As KISS delves further into a farewell tour that was interrupted by the pandemic, lead singer and guitarist Paul Stanley knows what he’ll miss most about the band he co-founded with bassist/singer Gene Simmons in 1973 in New York City.
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“There’s nothing really that can compete or come close to the combustive emotional nature of what we do on stage and the connection to the fans,” Stanley says. “That’s something that’s irreplaceable. That’s something that there’s nothing to compare it to.”
But fans won’t have to worry that they’ll see a mopey or overly sentimental Stanley on stage as he grapples with the reality that this is the final KISS tour.
“I’m not one for missing things. I will have all of those memories. I’m not one who pines for the past or mourns the past. Better to appreciate it and know how damn lucky I’ve been,” he says. “That being said, the thing that can’t be replaced or replicated is that sacred time on stage. But I’ve lived it.”
In fact, Stanley, in typical fashion for a band that has never been short on bravado, says this last outing, billed as the End of the Road World Tour, is actually a festive occasion.
“This is really a time of joy, and for us to be up there and celebrate what we’ve done together,” Stanley says, including fans as the key part of the experience. “It’s much better than finishing a tour, let’s say, and then a year later deciding you don’t want to go out and two years later you decide you don’t want to go out. In that sense, you’ve called it quits, but this is so much better for us and better for the fans to go out there with the highest of spirits and the greatest of shows.”
The show, indeed, is bigger and bolder than any KISS has taken on the road, Stanley says. That’s no small endeavor for a group that helped revolutionize the rock concert in the ’70s by not only donning their famous makeup – Stanley as Starchild, Simmons as Demon, original guitarist Ace Frehley as Space Ace and original drummer Peter Criss as Catman – but with state-of-the-art lights, enough pyrotechnics to light up a 4th of July and even a few flashy stunts, such as Simmons breathing fire, all while decked out in elaborate costumes and high-heeled platform boots.
“The show this time really is the ultimate KISS show. It’s the victory lap,” Stanley says of the farewell tour stage production. “With that in mind, we wanted to put together something that really raised the bar, not just for us, but as happened over the years, raises the bar for every act out there. That’s a good thing because the fans win because of it. This show is more bombastic. There’s more pyro. The lights are stunning. The automation involved, the computer synchronization is unlike anything we’ve ever done, and yet it doesn’t lose, we don’t wind up with something that’s technical and sterile over something that’s passionate and gritty. So it’s a marvel, I’ve got to tell you. It left us speechless when we first saw the finished stage. And for us to be silent is a miracle in itself.”
The show will also offer more for fans on a musical level, with a longer set than KISS has played on recent tours, all made up of crowd-pleasing selections.
“I believe we’re doing 22 songs, I think, somewhere around that,” Stanley says. “I think the average on the last tours has been about 16. It’s a diverse and really great overview of all the eras of the band.”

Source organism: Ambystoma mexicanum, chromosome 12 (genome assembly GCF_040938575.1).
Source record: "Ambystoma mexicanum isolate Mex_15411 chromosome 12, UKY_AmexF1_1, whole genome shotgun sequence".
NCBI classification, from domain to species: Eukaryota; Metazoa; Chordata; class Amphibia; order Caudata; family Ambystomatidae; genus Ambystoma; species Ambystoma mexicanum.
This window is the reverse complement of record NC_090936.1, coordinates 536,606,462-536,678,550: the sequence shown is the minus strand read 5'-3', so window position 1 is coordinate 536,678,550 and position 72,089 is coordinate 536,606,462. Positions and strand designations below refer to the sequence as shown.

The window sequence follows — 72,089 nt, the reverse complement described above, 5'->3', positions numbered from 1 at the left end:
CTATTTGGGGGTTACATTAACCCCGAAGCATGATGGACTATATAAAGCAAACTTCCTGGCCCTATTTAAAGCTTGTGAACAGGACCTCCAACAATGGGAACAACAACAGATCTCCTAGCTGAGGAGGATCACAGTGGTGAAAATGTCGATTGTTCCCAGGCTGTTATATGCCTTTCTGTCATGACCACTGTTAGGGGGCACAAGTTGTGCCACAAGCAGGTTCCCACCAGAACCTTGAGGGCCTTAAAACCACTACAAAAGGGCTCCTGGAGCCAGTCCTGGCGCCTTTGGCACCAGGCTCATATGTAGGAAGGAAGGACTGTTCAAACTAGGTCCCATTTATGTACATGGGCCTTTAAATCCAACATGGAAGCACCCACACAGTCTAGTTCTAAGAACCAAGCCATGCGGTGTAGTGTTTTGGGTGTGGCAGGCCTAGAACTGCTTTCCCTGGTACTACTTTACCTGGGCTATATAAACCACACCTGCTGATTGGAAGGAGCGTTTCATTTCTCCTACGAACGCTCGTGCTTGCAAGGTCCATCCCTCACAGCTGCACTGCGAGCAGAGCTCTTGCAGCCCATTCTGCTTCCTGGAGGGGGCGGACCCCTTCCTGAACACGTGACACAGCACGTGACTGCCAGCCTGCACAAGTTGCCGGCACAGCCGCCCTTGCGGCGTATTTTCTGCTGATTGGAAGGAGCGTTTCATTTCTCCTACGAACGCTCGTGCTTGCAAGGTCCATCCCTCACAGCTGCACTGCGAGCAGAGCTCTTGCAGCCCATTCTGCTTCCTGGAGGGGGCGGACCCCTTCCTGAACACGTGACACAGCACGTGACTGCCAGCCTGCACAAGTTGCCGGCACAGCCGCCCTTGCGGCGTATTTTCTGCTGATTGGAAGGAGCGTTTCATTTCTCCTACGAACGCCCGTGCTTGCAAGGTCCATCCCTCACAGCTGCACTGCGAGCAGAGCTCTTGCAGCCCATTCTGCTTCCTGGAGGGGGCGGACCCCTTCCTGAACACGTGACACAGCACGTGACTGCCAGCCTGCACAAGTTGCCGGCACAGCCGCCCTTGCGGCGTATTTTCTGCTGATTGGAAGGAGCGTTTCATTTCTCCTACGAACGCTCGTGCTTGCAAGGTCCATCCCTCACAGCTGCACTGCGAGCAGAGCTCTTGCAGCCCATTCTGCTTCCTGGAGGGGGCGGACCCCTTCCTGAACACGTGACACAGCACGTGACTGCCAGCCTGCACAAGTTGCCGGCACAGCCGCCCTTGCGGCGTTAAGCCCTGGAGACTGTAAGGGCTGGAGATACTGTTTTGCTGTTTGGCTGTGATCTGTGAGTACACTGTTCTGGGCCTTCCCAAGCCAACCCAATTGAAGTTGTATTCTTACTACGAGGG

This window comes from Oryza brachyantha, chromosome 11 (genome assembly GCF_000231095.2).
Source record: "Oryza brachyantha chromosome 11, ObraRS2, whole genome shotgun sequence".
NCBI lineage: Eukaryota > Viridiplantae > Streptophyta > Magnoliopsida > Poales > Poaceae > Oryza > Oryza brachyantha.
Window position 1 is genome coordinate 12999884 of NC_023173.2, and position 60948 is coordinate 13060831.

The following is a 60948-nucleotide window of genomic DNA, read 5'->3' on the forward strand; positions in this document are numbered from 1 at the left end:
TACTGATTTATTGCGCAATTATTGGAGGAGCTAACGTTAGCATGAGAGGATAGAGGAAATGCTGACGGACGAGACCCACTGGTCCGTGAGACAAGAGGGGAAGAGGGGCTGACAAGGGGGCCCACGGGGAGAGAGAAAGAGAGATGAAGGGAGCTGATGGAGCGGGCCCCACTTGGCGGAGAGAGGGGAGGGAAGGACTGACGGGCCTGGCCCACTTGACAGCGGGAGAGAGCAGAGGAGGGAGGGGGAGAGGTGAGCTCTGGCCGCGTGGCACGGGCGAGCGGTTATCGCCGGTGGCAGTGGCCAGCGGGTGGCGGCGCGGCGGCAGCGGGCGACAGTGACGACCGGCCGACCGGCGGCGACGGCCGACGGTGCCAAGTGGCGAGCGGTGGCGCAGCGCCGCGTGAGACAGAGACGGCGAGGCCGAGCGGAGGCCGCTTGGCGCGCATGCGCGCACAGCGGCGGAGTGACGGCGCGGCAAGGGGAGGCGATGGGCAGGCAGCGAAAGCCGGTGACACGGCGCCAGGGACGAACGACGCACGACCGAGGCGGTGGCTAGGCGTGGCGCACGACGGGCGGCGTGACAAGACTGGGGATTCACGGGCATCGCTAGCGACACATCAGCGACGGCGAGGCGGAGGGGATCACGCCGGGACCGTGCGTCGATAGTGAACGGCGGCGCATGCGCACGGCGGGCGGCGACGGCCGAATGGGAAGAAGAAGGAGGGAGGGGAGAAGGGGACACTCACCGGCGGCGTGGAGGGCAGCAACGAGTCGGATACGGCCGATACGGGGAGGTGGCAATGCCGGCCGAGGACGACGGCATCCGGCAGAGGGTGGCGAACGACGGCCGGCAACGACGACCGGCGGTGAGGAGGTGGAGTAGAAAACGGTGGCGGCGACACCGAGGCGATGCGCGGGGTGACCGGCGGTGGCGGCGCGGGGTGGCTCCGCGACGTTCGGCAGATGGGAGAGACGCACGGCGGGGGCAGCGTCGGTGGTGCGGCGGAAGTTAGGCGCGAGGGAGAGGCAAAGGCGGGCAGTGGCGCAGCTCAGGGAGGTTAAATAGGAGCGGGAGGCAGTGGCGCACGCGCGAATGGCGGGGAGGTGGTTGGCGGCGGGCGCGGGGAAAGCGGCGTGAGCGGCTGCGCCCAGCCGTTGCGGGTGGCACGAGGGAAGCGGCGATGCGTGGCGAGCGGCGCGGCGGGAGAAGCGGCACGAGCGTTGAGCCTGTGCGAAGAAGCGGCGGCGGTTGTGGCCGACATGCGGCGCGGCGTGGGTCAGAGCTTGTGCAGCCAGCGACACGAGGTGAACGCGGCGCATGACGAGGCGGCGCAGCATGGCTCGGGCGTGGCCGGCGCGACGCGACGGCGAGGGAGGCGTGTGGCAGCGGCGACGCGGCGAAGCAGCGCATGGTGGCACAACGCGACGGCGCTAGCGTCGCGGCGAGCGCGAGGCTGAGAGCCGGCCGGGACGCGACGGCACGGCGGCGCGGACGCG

In all, KISS has sold more than 100 million albums and was inducted into the Rock and Roll Hall of Fame in 2014.
So why did Stanley and Simmons decide it was time to do a farewell tour and be done with life as a touring band? Simply put, they didn’t want to risk reaching an age or point with their health where they couldn’t deliver the kind of performance fans expect.
“We are not any other touring band. If we were wearing T-shirts and jeans and athletic shoes, we could do this into our 90s. There’s no reason to stop,” Stanley explains. “But take any one of those bands and put 40 pounds of gear on them, and they wouldn’t make it through a tour. So it just has reached a point where we just felt let’s go out there and be at our best, knowing we can be at our best, and not look to the future. Let’s stop when we believe we can deliver the best KISS ever.
“It’s much better to make a conscious decision and celebrate that,” he says. “The band — I think we’re going on close to 20 years now with this lineup — and for us, we really enjoy each other and get along great. And if it’s at all possible, at this point knowing this is the last tour only makes us all closer. The beauty of this isn’t we’re stopping touring because we hate each other. We’re stopping touring because we get along great and we’re proud what we are, who we are and our legacy.”
Stanley is open to the idea of former members, such as Frehley, Criss and Kulick participating in the farewell tour in some fashion at some point. (“To not have various former members be a part of it at some point, in some way, if it didn’t happen, it wouldn’t be of my choosing,” he says.) He also isn’t closing the door on KISS remaining active to some degree after the final tour — perhaps to do special concerts or even make more music. But he isn’t making promises, either.
“It’s difficult to see that far into the future,” he says. “So how things proceed after that is something that will become clearer to us as we get there. We’ll see, but in its own way, KISS is invincible. I don’t foresee the band becoming non-existent.”